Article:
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Every day is the day to appreciate beer, but especially the brew made right here in the good ol' US of A. And while now is a wonderful time to be a beer drinker in America thanks to the craft beer boom, our history as a beer making and drinking country is old and complex.

Did you know for example that Americans - Native Americans - were making beer here long before Europeans arrived? And did you know that just a few decades ago all US beer was made by just 83 breweries?

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There was a day not so long ago (okay, maybe 100 years ago or so) when it wasn't taboo to give kids some beer. It was good for them, all nutritious and stuff.

Now, we're not into giving our kids beer (our wives keep a close eye on us), but it sure must have been a different time to yell, "Hey Bobby, go to the fridge and get me a beer, and while you're at it, get one for you too!"

"Gee, thanks dad!"

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tequilalogoIt's National Tequila Day!!!  And few three syllable words strike as much fear and loathing into the hearts of some, and yearning and happiness into the hearts of others. So what is tequila? Where did it come from? And most importantly, what is it good for (besides shots and Margarita's, which are good uses already.)

Tequila started its life in present day Mexico with the ancient Aztec, Otomie and Nahuatl tribes fermenting agave juice for use in ceremonies, though at the time it would have been known as octli or pulque. It wasn't actually called tequila until sometime in the 16th century, and no one knows exactly how it got that name. The ceremonies and rituals would have included anything from human sacrificial ceremonies to orgies, and it was even worshiped as an earthly image of a goddess who had 400 breasts used to feed her 400 children.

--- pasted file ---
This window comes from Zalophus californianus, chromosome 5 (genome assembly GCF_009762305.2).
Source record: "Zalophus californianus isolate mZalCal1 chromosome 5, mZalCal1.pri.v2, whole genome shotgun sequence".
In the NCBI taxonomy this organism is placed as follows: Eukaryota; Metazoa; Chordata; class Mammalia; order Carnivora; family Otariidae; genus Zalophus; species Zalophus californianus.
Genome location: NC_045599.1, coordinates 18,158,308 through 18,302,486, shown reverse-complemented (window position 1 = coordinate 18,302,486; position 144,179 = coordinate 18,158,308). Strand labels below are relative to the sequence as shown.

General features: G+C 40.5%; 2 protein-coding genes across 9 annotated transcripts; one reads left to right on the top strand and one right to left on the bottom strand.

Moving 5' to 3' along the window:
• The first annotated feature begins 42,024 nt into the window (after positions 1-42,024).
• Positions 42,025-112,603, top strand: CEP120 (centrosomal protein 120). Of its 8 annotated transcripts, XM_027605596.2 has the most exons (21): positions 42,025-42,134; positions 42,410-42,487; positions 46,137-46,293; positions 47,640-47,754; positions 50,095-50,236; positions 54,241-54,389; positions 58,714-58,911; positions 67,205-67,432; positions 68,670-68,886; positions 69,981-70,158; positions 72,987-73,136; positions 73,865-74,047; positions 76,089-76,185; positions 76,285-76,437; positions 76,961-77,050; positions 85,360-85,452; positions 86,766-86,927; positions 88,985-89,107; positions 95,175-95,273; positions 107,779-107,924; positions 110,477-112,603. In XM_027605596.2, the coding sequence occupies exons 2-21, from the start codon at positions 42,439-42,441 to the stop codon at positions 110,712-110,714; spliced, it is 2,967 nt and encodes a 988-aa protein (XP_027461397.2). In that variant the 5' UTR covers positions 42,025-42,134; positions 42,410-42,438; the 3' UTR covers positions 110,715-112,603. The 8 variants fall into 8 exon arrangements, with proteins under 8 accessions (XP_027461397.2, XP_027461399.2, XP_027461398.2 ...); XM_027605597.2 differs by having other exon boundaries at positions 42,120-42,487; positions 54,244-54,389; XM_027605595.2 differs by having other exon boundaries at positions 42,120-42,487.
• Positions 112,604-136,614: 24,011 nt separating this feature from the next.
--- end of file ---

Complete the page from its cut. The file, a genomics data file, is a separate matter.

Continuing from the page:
Similar to the tequila of today, this pulquw was made using the agave plant but various different processes and parts of the plant were used that aren't used today. That all changed when the Spanish conquistadors arrived in the 1500's and quickly ran out of the brandy they brought. They immediately began distilling alcohol from the native Agave plants and used a distillation process similar to that of traditional brandy, which in turn created a spirit similar to present day tequila and mezcal. This all occurred near the area that is presently the center of tequila production and close to the town of Tequila (though the town wasn't established until 1656).  

Demand for the new alcohol grew rapidly and the the first mass producing distillery opened in 1600.  Later, in 1758, the King of Spain granted Jose Antonio Cuervo the first license to commercially produce tequila and the now popular Jose Cuervo brand was born.

Today Mexican law states that tequila can only be produced in specific states of Mexico, a law the United States, along with most of the world, agrees with by only recognizing tequila distilled in Mexico as----tequila. The spirit has become popular the world over, with 43 million gallons consumed annually and the U.S. accounting for 30% or 13 million gallons of that yearly total--nicely done USA!!!